Friday, January 22, 2010

It's Terrorism and Taxes, Stupid

Of course the stupid ones will never figure this out. Which is why the November elections will become a man-caused diaster for the Democrats.
In his upset Senate victory Tuesday, Brown emphasized two big issues overlooked by most political analysts: taxes and terrorism. Massachusetts voters ranked them as the third and fourth most important issues, behind only health care and the economy, according to a Rasmussen poll. Democratic challenger Martha Coakley actually did reasonably well among voters on health care and the economy. Brown's overwhelming victory came from voters who wanted lower taxes, stronger national security and a tougher stance on terror.

Those who considered taxes their top priority favored Brown 6-to-1 (87 percent for Brown). As a presidential candidate, Barack Obama understood that issue and promised not to raise "one penny of taxes" on the middle class. Unfortunately, he also promised health care reform would be self-financing, a feat that requires significant new revenues. These costs come on top of a large stimulus package and mounting deficits. Clearly, the public is worried, and Brown capitalized on it.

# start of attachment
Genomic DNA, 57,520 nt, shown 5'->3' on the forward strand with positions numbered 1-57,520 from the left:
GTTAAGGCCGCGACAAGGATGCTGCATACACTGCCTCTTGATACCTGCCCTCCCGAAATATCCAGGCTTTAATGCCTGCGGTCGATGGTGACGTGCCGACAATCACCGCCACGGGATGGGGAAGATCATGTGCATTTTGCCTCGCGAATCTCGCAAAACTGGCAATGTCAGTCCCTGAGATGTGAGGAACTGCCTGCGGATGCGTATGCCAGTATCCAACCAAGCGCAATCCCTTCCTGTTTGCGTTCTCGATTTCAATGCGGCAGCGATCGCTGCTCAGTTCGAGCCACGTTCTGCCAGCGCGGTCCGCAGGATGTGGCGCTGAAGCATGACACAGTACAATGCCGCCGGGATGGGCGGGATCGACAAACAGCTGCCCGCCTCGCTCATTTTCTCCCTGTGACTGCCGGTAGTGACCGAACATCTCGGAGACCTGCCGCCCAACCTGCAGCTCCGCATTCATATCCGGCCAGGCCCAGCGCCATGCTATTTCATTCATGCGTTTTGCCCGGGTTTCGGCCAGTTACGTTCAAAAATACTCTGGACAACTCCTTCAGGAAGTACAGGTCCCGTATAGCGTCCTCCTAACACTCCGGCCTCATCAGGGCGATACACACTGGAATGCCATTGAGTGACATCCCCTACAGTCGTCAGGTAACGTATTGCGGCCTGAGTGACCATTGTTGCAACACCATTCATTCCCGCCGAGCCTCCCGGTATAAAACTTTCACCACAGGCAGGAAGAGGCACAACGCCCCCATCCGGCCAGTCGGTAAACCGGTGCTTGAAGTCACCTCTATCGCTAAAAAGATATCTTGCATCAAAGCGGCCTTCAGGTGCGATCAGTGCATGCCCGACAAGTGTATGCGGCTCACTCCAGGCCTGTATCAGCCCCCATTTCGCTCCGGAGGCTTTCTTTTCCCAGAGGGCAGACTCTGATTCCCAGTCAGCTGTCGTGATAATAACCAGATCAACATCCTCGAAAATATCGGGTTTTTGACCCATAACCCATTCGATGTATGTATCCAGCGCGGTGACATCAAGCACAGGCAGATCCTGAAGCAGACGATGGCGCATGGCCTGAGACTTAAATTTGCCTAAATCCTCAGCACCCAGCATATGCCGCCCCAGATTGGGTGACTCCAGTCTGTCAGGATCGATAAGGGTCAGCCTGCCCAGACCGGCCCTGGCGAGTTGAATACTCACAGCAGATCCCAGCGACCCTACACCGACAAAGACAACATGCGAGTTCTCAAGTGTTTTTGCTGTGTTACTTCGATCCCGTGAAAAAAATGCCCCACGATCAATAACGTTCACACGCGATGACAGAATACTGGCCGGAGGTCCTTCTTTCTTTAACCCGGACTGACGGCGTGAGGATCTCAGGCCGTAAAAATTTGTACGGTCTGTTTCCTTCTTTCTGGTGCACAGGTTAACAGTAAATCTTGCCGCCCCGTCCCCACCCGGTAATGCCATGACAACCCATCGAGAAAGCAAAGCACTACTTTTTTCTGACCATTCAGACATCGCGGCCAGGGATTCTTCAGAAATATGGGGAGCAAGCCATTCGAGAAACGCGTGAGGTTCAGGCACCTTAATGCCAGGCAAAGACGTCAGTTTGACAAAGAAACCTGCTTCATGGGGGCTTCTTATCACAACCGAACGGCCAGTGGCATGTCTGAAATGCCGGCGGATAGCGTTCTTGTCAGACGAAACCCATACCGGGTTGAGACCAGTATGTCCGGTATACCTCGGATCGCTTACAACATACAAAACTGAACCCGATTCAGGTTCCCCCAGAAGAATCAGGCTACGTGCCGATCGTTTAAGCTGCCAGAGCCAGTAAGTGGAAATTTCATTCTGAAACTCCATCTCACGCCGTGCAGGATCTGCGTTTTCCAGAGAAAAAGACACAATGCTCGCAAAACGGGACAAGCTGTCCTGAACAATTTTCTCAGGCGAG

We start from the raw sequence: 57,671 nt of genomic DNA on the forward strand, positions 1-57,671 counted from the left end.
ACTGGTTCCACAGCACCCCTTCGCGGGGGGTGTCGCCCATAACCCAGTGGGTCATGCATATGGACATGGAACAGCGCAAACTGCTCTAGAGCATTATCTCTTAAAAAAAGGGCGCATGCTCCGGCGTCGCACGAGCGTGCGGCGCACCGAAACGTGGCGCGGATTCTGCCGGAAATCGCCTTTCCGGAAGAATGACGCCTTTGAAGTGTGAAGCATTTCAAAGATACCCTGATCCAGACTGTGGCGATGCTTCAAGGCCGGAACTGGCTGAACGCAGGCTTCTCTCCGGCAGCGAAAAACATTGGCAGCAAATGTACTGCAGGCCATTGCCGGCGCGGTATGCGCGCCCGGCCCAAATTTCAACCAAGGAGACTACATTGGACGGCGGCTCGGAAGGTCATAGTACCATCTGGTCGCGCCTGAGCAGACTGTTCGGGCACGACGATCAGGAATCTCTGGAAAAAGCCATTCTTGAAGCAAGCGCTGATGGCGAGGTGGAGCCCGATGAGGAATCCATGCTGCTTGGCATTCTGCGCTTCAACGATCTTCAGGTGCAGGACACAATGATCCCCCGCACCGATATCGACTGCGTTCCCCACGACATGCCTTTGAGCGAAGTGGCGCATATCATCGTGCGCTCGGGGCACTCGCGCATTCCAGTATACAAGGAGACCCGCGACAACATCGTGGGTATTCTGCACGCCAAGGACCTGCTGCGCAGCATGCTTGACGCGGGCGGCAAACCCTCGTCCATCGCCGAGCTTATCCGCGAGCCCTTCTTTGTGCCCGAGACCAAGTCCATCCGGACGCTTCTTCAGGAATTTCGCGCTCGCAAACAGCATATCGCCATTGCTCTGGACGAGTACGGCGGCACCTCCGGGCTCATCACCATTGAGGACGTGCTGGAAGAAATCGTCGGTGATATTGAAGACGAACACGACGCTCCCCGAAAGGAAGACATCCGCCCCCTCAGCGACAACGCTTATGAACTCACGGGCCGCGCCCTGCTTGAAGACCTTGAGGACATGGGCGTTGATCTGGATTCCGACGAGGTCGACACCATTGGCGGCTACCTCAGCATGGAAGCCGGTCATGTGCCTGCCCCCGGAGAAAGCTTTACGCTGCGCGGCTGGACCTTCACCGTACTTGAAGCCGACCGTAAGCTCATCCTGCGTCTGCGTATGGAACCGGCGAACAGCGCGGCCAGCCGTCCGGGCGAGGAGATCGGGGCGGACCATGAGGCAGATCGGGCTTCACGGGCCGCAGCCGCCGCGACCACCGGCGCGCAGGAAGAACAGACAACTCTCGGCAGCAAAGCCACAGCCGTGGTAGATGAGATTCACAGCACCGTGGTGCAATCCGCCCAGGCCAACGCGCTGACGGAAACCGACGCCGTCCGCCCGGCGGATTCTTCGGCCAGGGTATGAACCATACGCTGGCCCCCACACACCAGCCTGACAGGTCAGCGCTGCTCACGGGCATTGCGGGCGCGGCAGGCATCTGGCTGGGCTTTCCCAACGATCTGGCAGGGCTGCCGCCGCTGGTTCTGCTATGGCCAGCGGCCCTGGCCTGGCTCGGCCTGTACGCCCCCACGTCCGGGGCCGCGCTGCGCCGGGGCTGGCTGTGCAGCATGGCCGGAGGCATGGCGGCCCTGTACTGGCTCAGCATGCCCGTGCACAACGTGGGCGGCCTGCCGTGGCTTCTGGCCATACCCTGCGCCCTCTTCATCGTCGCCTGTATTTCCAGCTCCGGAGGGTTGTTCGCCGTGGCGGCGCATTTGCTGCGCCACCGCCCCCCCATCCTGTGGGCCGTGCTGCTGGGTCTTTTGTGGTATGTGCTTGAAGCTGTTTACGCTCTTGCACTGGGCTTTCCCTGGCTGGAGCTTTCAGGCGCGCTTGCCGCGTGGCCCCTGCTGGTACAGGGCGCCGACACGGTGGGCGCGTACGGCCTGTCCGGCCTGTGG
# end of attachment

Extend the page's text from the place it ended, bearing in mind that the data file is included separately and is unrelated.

He also won big on national security: 67 percent to Coakley's 29 percent. Two themes stand out. One is that President Obama's efforts to befriend old enemies yielded little and conveyed a sense of weakness and equivocation. Iran is still building its nuclear capacity, insulting the U.S. and killing protesters. Venezuela is still nationalizing its economy and rallying the Latin American left. Russia is still bullying its neighbors and declining into a thuggish autocracy. North Korea is still North Korea. Obama's biggest foreign policy initiative, his conciliatory speech in Cairo, had little impact in the Muslim world.

With so few successes, the Obama administration must now re-evaluate its generous, multilateral diplomacy toward adversaries. That, at least, is one message from Massachusetts.

Another is that voters are unhappy with the administration's approach to terrorism, which downplays the threat and treats it mainly as a law-enforcement issue. The key officials here are Janet Napolitano, secretary of Homeland Security, and Attorney General Eric Holder. They have failed to convince the public that their approach is effective, or well executed.

Again, Brown capitalized.
Republicans would do well to follow the Brown model for success this fall.

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